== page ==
The fabric padded helmet liner is open along the top with matching fore/aft channels that don't impede the air from moving along the top of the helmet.
For optimal performance, owners should check to make sure that the liner isn't blocking the vent holes, however.
Overall, this is a good design but for some reason isn't quite as effective as the excellent top vent of the GT920. There is some added noise when the top vent is open, due to the way the front lip of the rocker catches the air flow.
The rear exhaust vent is the "always open" type and that's fine. It seems to work well.
Score: We'll give the AT950 ventilation system and operation of the parts a score of "Excellent".
The AT950 is relatively quiet and quieter than most flip-ups, which tend to transmit more noise than full-face helmets due to the design.
The generous padding and the snug fit along the sides certainly help in this regard. The AT950 comes with an installed chin curtain, which helps to control noise from underneath.
The peak works exceptionally well for this type of helmet; the air flows right through and isn't affected by the turbulence from the short windscreen on the 2015 Kawasaki Versys 650 LT Project Bike (Blog).
The thin bottom gasket allows most intercom helmet clamps to fit and the AT950 has built-in molded pockets in the EPS for speakers.
There's a molded shape along the side of the helmet that may interfere with some intercom mounting systems.
Score: We'll give the AT950 a "Very Good" for average noise levels.
This AT950 in size large weighs 1815 grams (4 lbs., 0.0 oz.). This is relatively heavy compared to other helmets we have reviewed and actually, we were surprised to find that it weighed as much, because it just doesn't feel heavy or top heavy when riding.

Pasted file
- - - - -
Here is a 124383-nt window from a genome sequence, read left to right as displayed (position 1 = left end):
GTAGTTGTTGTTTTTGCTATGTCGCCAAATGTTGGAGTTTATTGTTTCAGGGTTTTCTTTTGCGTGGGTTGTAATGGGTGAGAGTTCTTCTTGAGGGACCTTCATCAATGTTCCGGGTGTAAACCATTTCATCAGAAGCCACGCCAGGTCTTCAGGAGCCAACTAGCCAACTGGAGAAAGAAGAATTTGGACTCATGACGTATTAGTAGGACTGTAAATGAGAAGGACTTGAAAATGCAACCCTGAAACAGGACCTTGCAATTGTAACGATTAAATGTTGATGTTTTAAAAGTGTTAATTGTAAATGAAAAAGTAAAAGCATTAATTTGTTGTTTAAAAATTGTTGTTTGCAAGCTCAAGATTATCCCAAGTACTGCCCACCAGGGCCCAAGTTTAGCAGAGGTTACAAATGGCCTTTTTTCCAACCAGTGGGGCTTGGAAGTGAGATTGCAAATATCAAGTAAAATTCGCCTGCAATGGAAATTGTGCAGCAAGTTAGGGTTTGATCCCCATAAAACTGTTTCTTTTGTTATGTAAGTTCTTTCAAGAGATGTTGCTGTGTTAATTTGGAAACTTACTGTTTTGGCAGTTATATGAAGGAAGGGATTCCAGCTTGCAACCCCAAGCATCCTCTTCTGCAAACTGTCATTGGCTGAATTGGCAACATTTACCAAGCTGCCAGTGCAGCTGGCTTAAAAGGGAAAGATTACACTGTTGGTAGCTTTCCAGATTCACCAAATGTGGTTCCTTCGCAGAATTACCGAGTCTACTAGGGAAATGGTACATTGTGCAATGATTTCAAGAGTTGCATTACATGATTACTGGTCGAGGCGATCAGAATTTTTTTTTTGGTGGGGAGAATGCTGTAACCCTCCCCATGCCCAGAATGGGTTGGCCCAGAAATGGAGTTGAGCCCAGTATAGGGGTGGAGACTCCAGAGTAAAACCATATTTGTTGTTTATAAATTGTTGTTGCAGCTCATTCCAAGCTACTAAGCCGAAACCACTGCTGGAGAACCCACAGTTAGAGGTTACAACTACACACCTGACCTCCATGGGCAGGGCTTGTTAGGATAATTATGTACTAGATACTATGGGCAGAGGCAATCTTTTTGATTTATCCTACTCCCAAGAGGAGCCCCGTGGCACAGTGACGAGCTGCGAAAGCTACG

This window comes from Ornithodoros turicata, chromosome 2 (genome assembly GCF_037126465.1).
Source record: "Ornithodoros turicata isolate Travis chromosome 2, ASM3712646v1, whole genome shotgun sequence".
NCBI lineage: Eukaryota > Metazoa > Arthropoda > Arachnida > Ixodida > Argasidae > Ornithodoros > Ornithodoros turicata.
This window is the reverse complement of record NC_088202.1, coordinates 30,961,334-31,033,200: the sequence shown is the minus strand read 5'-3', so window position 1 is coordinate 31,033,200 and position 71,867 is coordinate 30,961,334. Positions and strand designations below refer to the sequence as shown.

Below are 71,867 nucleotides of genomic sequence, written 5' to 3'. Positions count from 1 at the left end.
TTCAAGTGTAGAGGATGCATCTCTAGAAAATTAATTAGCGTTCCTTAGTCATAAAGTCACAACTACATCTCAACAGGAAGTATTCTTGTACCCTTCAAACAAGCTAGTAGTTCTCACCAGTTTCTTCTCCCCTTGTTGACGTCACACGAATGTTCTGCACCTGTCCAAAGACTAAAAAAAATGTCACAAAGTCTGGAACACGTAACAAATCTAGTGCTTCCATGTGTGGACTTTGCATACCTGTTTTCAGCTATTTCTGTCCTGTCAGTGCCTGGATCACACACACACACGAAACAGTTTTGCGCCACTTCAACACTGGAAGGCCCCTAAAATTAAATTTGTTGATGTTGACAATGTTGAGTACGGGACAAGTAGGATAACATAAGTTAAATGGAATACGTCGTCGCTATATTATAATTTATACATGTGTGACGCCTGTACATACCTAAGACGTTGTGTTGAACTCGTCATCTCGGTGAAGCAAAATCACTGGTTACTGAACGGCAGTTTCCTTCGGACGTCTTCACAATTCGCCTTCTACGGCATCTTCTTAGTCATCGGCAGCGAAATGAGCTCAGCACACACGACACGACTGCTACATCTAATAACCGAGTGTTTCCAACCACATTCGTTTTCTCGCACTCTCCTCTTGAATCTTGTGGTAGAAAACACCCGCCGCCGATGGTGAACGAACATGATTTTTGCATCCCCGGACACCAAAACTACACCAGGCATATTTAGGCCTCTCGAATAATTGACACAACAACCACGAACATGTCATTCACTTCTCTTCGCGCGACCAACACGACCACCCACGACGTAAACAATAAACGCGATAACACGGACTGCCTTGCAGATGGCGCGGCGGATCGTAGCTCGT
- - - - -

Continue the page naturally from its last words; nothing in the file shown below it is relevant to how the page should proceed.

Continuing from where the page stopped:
This compares to 1754 grams for the GT920 on which the AT950 is based. Like the GT920, the AT950 has a snug fit and good aerodynamics, which help to mask the weight.
Score: The AT950 gets a "Very Good" for its weight and excellent balance.
Scorpion has a five year warranty on the AT950. The AT950 meets the DOT standard in the U.S.A.
|webBikeWorld Overall Opinionator: Scorpion AT950|
At its $269.95 list price, the Scorpion AT950 is a bargain. It's based on the excellent Scorpion EXO-GT920 flip-up, which is also a bargain and a very good basis to build the AT950.
Both the GT920 and AT950 are made in 3 shell sizes, which puts the other dual-sport flip-up helmet manufacturers to shame.
And it's a solid-feeling shell, with almost no flexing or the creaking/squeaking noises found in other low- to mid-range priced flip-ups.
The removable padding is comfortable and the only issue is the tight fit of the AT950; if you're on the cusp, you may have to move one size up.
Like the GT920, it would be nice if Scorpion would offer the AT950 in red, orange, yellow, blue and maybe a few other colors and graphics.
Bottom line: if you're looking for a dual-sport flip-up helmet, this is the one to get.
|wBW Product Review: Scorpion AT950 Helmet|
|Manufacturer: Scorpion Sports||List Price: $269.95-$289.95|
|Colors: Solids and graphics||Made In: China|
|Sizes: XS to 3XL||Review Date: June 2016|
|Shell Sizes: 3|
Rating Scale is subjective: Unacceptable, Poor, Neutral, Very Good, Excellent, Outstanding.
Note: Item provided by a retailer, distributor or manufacturer with these Terms and Conditions.